Like in it, doubt plays a pivotal role in forging the tension. An ironclad structure facilitates the storytelling and something is enthralling about imagining what happened through one’s creativity. Roman Polanski and Gerard Depardieu give assured performances and perfectly ground the story in the station. A Pure Formality is a psychological warfare at its most scathing and uninhibited.
8. Conspiracy (2001)
‘Conspiracy’ is another underrated classic set in a single-room revolving around a single conversation. With some shocking content, it stands out as one of the boldest dissections of the Nazi way of thinking. The Wannsee Conference, which takes place in the runtime, is reproduced verbatim. Names like Kenneth Branagh, Colin Firth, and Stanley Tucci star in the lead roles. What is interesting is that the transcript from the conference is modeled around plans for “the final solution”, but also goes into great detail setting out the Nazi agenda about world dominance and the Third Reich. Like 12 Angry Men, the tightly wound and tense atmosphere of the room and arguments that flow from different sides are simple and effective in thought and execution. Despite the smaller scale, ‘Conspiracy’ exceeds expectations and falls a perfect companion piece to Lumet’s classic.
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9. The Man from Earth (2007)
When I first saw the film, I did not understand much. Still don’t, but my respect has grown manifolds. An idea made up of a thought, a sentence, or even a word, is stretched to cover man’s civilization on earth. Gradually, as the realization dawns upon the people at Professor Oldman’s farewell party, an overwhelming curiosity guiding mankind for centuries takes over. Scientific, historical, anthropological, and many points of view dissect Oldman’s knowledge of what has happened, and in theory, what we think has happened. ‘The Man from Earth’ is heavily dialogue-oriented, like ’12 Angry Men’, although works on completely different themes. The film in itself provides a wide range of ideas and philosophies that would intrigue a diverse spectrum of audiences.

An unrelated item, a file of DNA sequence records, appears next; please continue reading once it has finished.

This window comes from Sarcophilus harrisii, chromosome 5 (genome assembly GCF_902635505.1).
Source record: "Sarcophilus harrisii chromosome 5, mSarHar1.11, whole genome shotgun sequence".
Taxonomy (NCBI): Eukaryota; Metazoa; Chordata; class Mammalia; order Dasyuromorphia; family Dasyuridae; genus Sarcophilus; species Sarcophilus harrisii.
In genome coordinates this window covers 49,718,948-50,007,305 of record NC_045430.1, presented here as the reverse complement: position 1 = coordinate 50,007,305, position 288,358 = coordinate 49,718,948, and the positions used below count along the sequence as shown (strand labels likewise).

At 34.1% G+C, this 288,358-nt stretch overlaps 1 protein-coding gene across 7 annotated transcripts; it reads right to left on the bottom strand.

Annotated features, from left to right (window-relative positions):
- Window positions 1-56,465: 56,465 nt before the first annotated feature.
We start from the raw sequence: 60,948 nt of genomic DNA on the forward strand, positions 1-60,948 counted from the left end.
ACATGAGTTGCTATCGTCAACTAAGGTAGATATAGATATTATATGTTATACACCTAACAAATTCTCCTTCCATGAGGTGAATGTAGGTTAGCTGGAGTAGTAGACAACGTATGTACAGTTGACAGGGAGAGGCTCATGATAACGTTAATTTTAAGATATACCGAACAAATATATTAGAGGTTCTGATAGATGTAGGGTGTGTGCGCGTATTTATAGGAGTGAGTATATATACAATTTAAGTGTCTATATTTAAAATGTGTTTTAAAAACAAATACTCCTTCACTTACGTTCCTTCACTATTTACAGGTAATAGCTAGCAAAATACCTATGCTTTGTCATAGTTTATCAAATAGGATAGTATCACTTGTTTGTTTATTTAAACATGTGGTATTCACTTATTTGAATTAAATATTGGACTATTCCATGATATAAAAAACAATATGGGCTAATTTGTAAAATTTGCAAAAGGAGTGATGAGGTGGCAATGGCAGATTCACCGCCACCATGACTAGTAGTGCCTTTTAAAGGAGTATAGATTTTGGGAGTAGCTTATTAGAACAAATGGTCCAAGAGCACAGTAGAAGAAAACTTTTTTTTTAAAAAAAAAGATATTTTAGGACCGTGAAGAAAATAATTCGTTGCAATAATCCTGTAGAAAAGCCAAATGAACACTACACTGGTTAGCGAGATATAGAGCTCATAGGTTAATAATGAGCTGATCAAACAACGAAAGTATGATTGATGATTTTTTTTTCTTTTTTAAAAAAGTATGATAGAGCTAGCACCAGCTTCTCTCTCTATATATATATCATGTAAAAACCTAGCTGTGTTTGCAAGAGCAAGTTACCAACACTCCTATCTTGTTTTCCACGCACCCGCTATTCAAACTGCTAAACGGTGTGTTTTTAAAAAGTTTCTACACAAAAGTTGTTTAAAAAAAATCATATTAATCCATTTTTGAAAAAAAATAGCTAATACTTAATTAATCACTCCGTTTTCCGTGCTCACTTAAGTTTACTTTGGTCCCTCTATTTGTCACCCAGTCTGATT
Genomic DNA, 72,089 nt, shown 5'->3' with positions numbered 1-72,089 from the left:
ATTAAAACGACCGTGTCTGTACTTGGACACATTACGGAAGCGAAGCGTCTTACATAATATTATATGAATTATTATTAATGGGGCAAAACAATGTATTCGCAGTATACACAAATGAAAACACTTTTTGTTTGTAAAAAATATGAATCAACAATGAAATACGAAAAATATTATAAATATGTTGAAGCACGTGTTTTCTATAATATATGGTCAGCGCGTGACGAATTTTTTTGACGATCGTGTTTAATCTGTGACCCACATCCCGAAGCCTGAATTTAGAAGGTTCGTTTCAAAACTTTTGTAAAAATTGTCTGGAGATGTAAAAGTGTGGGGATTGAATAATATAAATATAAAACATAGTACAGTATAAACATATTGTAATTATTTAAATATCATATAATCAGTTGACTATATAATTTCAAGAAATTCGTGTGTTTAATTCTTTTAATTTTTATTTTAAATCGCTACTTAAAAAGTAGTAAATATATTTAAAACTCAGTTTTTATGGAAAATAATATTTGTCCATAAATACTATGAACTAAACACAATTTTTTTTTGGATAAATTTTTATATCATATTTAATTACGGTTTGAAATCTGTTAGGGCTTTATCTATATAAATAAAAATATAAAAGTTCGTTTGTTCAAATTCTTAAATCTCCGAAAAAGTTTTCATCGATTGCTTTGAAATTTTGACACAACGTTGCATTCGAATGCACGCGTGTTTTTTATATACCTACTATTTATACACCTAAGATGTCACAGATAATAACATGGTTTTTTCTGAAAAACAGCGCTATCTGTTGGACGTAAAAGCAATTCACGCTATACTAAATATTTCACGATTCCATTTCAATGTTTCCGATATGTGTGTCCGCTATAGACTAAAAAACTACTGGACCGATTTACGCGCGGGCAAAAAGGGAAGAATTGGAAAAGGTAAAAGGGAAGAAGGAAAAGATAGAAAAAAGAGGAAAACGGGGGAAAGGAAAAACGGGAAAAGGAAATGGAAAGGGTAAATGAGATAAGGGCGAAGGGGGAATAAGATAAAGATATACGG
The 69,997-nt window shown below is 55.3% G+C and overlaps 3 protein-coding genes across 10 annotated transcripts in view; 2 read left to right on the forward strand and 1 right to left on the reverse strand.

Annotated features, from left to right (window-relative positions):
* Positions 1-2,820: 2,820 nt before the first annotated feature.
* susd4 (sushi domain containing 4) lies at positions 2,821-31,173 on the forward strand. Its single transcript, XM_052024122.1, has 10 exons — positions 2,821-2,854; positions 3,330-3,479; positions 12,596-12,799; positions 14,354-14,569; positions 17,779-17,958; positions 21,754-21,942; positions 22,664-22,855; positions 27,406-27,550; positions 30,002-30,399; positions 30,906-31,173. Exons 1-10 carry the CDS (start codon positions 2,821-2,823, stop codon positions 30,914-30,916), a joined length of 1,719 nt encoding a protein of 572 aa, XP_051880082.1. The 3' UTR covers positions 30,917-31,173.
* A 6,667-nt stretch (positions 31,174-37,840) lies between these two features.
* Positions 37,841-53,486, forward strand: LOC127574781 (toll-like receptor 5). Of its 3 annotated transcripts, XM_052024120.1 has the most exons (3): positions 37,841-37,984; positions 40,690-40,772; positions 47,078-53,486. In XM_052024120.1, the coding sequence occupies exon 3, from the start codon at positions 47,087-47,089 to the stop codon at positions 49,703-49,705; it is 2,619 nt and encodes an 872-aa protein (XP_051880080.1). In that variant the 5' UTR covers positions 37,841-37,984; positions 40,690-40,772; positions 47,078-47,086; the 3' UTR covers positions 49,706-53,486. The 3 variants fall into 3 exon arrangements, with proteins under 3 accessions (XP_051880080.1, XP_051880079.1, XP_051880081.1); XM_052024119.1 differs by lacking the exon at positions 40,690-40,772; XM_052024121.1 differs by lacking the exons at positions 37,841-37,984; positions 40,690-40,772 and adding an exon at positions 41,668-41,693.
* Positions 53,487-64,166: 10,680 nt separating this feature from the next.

10. The Sunset Limited (2011)
‘The Sunset Limited’ is one of those films that hauntingly realizes the potential of dialogue like few other films. The vastness it creates runs through an ocean of thoughts, all the while remaining fixed on its two subjects, “Black” and “White”. The harangue-like structure of their respective thesis almost overpowers the universality of the film’s themes. The chance encounter between the two happens as the latter is about to jump in front of the Sunset Ltd. and the former saves him. Their to and fro is surprisingly grounded, and funny and charming in patches, despite the seriousness of thought. Tommy Lee Jones and Samuel L. Jackson’s characters represent two streams of human consciousness that are not contrarian but co-extensive with the idea of life.
Phrases like “Happiness is contrary to the human condition”, and “Suffering and human destiny are the same things” lend an existential gravitas to the dialogue. Like ’12 Angry Men’, these conversations come from people with different backgrounds, education profiles, and varying degrees of privilege. The association of religion and poverty, knowledge and happiness, reflected in the jurors as well. After a point, ‘The Sunset Limited’ makes God and his intentions the center of the narrative, dampening the impact it manages to build hitherto. But that in itself cannot take away from it the rare, respectful, and engaging representation of everything mankind knows.